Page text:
Aberfeldy, located on Mount Lookout, north east of Lake Thomson, 125 kilometres east of Melbourne, was settled in 1871 following the discovery of gold, a Post Office opening on 1 January 1872 (closed 1967).

The town was surveyed and proclaimed in 1885. It was initially known as Mount Lookout, but was eventually renamed after the Scottish town of Aberfeldy. At its peak, the township has a population of around 500. After the gold rush, the town produced potatoes and other crops, and sheep and cattle were grazed.

The town was home to Kitty Cane, aka Catherine Lowe, the defacto wife of Jonas Sly. She was a former dancer who was believed to have weighed 120 kilograms. It is said that, at the time of her death (10th April 1863), she had to be buried beside the road, because her body could not be lifted to the cemetery. Jonas and Kitty Sly, Frederick Sly and Sarah Matthews ran a grog shanty at Aberfeldy Crossing. The flat ground at the top of the ridge where she was buried - about 100 metres north of her grog shanty - was prime real estate with the Thompson River in the valley to the West and the Aberfeldy river in the valley to the East. Kitty was described as a sober woman aged about 42.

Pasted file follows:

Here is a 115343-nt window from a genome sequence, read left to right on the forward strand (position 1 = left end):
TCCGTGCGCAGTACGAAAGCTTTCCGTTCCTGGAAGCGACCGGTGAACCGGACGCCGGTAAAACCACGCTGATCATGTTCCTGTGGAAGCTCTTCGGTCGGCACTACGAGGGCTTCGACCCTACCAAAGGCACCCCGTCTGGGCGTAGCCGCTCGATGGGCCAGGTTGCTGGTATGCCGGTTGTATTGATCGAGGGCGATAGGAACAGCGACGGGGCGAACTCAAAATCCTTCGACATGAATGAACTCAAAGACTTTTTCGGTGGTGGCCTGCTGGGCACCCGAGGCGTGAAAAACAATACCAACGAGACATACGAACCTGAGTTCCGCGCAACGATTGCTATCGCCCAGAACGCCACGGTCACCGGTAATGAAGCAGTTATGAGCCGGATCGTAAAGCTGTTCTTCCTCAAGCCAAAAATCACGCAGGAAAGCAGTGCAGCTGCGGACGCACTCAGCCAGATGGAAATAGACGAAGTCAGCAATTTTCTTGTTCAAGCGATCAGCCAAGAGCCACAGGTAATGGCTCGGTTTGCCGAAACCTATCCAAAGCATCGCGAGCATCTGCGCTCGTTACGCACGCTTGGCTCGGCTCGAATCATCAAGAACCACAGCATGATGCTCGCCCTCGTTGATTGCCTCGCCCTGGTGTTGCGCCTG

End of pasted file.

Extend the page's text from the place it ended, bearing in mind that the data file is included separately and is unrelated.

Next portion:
Following the First World War the population diminished, though the town managed to survive. The hotel was burnt down in 1938 and the Black Friday bushfires of 1939 destroyed many of the town's buildings. A road was constructed to Matlock by 1950, but it remains in poor condition to this day. Today there are only a few permanent residents, though land was released for public sale in 1999. Remains of former buildings are still visible.

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